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diff git a/hints/assignment_7_hint_3.mdwn b/hints/assignment_7_hint_3.mdwn
index 8382a9bb..9789d4a2 100644
 a/hints/assignment_7_hint_3.mdwn
+++ b/hints/assignment_7_hint_3.mdwn
@@ 3,21 +3,23 @@
Now some of the `dpm`s we work with will be `bool dpm`s, which are functions from discourse possibilities to `bool`s (and discourse possibilities). It's tempting to think we might just work with `bool dpm`s instead of sets of possibilities. However, I don't think this can work. The reason why is that at a crucial point in GS&Vs semantics, we have to work with not just a *single* way of mutating or "extending" a discourse possibility, but a *range* of different ways to mutate the live discourse possibilities. So we do need to work with sets, after all.
 A set is just another monadic layer. We've already talked about list monads, and we can for these purposes just use list monads to represent set monads. Instead of sets of possibilities, we'll be working with sets of `dpm`s, that is, sets of discourse possibility monads, or computations on discourse possibilities.
+ A set is just another monadic layer. We've already talked about List monads, and we can for these purposes just use List monads to represent set monads. Instead of sets of possibilities, let's work with sets of `dpm`s, that is, sets of discourse possibility monads, or computations on discourse possibilities.
As I said, for simplicity, we'll represent sets using lists:
+ As I said, for simplicity, we'll represent sets using lists:
type 'a set = 'a list;;
 let empty_set : 'a set = [];;
 let unit_set (x: 'a) : 'a set = [x];;
 let bind_set (u: 'a set) (f: 'a > 'b set) =
+ let set_empty : 'a set = [];;
+ let set_unit (value: 'a) : 'a set = [value];;
+ let set_bind (u: 'a set) (f: 'a > 'b set) : 'b set =
List.concat (List.map f u);;
+
* Reviewing: GS&V's "information states," which they notate using `s`, are sets of what they call "possibilities," and notate using `i`. Instead of sets of possibilities, which get updated to sets of other, "extended" possibilities, we'll work with sets of discourse possibility monads, which are functions from discourse possibilities to values and possibly "extended" discourse possibilities.
* In def 2.5, GS&V say the denotation of an etype constant α
wrt a discourse possibility `(r, h, w)` is whatever entity the world `w` associates with α
. Since we don't have worlds, this will just be an entity.
 They say the denotation of a predicate is whatever extension the world `w` associates with the predicate. Since we don't have worlds, this will just be an extension.
+* In def 2.5, GS&V say the denotation of an etype constant α
wrt a discourse possibility `(r, h, w)` is whatever entity the world `w` associates with α
. Since we don't have worlds, this will just be an entity. (Hence, we're not representing any of the interesting phenomena about epistemic nonrigidity discussed in GS&V pp. 32ff.)
+
+ GS&V say the denotation of a predicate is whatever extension the world `w` associates with the predicate. Since we don't have worlds, this will just be an extension, or a function from entities to `bool`s.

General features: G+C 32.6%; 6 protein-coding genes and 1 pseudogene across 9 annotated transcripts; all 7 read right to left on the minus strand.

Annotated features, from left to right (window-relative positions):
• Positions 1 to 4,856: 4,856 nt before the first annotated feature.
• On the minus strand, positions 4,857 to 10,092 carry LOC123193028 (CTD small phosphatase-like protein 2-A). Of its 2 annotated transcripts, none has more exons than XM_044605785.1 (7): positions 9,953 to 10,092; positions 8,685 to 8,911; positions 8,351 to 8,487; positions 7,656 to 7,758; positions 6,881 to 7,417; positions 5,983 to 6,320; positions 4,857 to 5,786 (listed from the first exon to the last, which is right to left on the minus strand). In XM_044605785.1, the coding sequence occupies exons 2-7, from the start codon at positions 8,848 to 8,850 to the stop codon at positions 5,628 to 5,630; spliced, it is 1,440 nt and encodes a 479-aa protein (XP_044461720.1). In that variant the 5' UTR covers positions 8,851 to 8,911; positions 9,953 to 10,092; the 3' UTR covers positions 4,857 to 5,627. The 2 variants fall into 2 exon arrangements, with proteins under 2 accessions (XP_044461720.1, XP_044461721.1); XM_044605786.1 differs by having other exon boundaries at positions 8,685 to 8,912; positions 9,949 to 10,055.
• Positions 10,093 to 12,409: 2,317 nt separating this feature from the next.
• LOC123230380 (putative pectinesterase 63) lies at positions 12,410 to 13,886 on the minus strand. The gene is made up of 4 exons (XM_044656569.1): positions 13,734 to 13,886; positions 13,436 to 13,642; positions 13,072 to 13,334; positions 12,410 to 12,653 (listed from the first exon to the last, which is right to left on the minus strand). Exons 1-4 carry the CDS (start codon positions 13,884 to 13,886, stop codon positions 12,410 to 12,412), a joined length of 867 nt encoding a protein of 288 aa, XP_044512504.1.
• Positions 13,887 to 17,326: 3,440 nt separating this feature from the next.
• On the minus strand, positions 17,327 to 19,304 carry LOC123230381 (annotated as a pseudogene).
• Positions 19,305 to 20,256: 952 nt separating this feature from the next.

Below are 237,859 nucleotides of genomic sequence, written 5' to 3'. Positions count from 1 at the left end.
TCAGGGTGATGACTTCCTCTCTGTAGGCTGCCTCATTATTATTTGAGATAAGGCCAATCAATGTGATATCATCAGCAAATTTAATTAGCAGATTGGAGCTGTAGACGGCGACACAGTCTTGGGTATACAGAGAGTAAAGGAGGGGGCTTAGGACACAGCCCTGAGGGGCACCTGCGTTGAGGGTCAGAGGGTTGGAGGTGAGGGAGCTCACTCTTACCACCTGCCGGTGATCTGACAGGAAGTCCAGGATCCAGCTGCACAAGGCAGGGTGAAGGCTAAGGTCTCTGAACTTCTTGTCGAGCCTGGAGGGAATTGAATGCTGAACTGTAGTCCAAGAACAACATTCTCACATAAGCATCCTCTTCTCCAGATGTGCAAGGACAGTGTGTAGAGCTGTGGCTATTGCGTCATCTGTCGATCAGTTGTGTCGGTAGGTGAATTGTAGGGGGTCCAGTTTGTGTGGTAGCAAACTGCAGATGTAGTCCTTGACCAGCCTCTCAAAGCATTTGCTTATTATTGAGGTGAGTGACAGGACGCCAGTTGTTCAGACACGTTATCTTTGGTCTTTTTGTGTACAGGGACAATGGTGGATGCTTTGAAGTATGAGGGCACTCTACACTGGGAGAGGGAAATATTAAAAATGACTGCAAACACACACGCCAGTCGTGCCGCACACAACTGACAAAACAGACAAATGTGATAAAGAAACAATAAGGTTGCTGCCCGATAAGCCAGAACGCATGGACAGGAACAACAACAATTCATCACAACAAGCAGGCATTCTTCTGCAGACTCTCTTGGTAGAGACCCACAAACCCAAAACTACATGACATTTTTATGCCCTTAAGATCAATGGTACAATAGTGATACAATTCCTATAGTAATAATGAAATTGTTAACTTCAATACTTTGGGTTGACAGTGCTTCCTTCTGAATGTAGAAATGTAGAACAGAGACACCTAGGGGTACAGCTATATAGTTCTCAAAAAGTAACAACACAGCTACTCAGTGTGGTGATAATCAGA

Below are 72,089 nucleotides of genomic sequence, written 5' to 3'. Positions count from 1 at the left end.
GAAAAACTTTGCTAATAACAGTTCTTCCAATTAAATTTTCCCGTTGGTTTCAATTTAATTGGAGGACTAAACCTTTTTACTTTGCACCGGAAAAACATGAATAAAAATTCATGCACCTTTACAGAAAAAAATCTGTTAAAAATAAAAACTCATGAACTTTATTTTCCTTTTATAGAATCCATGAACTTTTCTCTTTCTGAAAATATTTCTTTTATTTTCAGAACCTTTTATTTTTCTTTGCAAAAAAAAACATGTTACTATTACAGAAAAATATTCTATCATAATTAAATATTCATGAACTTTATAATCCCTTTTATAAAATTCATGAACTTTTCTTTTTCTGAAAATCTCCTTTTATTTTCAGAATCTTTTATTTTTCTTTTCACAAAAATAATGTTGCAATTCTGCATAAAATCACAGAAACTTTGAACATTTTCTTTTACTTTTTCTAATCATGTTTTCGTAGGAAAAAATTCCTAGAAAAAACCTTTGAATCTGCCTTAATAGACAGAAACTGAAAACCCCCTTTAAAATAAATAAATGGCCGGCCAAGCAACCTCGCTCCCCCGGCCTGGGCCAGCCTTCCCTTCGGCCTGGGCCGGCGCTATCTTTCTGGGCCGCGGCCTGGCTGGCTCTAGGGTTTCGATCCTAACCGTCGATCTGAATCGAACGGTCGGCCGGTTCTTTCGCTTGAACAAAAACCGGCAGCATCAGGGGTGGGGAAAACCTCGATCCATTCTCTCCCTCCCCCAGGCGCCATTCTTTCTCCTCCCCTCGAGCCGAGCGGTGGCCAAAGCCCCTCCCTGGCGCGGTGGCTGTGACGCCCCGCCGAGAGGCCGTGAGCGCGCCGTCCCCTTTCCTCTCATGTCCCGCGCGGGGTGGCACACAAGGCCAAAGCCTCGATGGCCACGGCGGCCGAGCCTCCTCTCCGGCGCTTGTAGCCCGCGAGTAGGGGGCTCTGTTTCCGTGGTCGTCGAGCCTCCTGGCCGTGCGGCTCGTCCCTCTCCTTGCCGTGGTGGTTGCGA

They say the denotation of a variable is the entity which the store `h` assigns to the index that the assignment function `r` assigns to the variable. In other words, if the variable is `'x'`, its denotation wrt `(r, h, w)` is `h[r['x']]`. In our OCaml implementation, that will be `List.nth h (r 'x')`.
@@ 25,24 +27,29 @@ As I said, for simplicity, we'll represent sets using lists:
> \[[expression]] in possibility `(r, h, w)`
 we'll just talk about \[[expression]] and let that be a monadic value, implemented in part by a function that takes `(r, h)` as an argument.
+ we'll just talk about \[[expression]] and let that be a monadic operation, implemented in part by a function that takes `(r, h)` as an argument.
+
+ In particular, the meaning of sentential clauses will be an operation that we monadically bind to an existing `bool dpm set`. Here is its type:
 More specifically, \[[expression]] will be a set of `'a dpm`s, where `'a` is the appropriate type for *expression*. An `'a dpm` is implemented by a function that takes `(r, h)` as an argument.
+ type clause = bool dpm > bool dpm set;;
* In def 2.7, GS&V talk about an operation that takes an existing set of discourse possibilities, and *extends* each member in the set by (i) allocating a new location in the store, (ii) putting some entity `d` from the domain in that location, and (iii) assigning variable `x` to that location in the store.
It will be useful to have a shorthand way of referring to this operation:
 let new_peg_and_assign (var_to_bind : char) (d : entity) =
 fun ((r, h) : assignment * store) >
 (* first we calculate an unused index *)
 let newindex = List.length h
 (* next we store d at h[newindex], which is at the very end of h *)
 (* the following line achieves that in a simple but very inefficient way *)
 in let h' = List.append h [d]
 (* next we assign 'x' to location newindex *)
 in let r' = fun v >
 if v = var_to_bind then newindex else r v
 in (r',h')

* Is that enough? If not, here are some [more hints](/hints/assignment_7_hint_4).
+ (* we want to return a function that we can bind to a bool dpm *)
+ let new_peg_and_assign (var_to_bind : char) (d : entity) : bool > bool dpm =
+ fun truth_value >
+ fun (r, h) >
+ (* first we calculate an unused index *)
+ let new_index = List.length h
+ (* next we store d at h[new_index], which is at the very end of h *)
+ (* the following line achieves that in a simple but inefficient way *)
+ in let h' = List.append h [d]
+ (* next we assign 'x' to location new_index *)
+ in let r' = fun var >
+ if var = var_to_bind then new_index else r var
+ (* we pass through the same truth_value that we started with *)
+ in (truth_value, r', h');;
+
+* Is that enough? If not, here are some [more hints](/hints/assignment_7_hint_4). But try to get as far as you can on your own.